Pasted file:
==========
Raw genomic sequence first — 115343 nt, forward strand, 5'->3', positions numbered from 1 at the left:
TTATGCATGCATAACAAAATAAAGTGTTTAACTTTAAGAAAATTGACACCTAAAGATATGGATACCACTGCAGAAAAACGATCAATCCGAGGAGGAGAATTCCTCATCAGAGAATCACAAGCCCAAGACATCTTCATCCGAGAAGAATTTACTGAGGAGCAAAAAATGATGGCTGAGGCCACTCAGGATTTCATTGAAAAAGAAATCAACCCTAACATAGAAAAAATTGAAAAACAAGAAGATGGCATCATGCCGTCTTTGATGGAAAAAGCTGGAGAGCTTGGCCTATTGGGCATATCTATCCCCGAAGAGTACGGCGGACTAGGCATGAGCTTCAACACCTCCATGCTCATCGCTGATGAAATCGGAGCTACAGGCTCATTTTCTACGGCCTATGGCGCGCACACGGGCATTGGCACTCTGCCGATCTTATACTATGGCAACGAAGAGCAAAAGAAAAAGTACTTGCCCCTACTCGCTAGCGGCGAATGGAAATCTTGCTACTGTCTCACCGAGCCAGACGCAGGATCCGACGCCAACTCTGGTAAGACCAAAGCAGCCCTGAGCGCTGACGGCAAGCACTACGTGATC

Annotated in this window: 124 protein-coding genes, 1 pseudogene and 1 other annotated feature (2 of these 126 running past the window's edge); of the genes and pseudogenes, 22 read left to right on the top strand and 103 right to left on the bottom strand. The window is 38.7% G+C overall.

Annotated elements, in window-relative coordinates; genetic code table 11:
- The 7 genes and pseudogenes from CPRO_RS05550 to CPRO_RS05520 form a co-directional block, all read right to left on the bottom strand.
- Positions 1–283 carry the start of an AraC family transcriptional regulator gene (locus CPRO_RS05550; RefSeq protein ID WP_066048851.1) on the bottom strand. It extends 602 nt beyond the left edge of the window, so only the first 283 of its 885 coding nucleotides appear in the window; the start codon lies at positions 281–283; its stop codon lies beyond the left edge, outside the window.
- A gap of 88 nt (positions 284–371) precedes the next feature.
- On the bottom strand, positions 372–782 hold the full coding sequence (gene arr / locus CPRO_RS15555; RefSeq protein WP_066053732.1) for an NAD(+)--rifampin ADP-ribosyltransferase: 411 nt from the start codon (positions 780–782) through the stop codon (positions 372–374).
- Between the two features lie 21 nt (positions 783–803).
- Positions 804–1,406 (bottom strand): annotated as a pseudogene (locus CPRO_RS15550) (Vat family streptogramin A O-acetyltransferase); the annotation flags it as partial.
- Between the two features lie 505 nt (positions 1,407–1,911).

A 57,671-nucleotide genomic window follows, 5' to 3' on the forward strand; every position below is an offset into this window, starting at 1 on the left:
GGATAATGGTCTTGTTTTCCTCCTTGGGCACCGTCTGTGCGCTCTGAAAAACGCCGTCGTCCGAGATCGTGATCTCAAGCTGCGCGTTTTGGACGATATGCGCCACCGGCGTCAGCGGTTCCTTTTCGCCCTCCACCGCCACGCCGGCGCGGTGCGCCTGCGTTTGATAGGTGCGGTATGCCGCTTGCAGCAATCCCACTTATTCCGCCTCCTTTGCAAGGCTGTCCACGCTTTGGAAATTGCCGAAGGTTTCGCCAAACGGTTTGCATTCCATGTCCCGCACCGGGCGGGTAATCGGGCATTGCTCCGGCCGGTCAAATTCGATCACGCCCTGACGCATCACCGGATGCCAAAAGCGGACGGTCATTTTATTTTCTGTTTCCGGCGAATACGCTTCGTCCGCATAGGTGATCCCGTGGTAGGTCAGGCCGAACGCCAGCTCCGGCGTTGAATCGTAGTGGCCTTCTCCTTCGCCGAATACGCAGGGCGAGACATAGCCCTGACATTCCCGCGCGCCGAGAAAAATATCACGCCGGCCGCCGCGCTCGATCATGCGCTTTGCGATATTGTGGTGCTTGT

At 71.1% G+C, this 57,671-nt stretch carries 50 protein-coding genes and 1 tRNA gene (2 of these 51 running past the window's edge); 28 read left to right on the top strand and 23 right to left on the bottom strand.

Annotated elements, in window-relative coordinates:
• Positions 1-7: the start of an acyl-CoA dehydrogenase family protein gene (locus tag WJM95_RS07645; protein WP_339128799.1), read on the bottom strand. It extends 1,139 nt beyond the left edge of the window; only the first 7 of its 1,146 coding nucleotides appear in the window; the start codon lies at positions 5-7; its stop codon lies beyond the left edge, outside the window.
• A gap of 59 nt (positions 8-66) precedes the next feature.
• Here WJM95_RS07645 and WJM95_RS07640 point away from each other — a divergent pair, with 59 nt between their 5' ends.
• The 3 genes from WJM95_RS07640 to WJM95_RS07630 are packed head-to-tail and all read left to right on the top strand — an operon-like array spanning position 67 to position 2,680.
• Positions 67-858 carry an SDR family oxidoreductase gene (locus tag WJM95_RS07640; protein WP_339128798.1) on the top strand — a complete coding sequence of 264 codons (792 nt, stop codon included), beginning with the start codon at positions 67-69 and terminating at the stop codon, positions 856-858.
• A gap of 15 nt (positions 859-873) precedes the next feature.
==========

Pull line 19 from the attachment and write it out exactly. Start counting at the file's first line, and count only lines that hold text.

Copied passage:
• The 3 genes from WJM95_RS07640 to WJM95_RS07630 are packed head-to-tail and all read left to right on the top strand — an operon-like array spanning position 67 to position 2,680.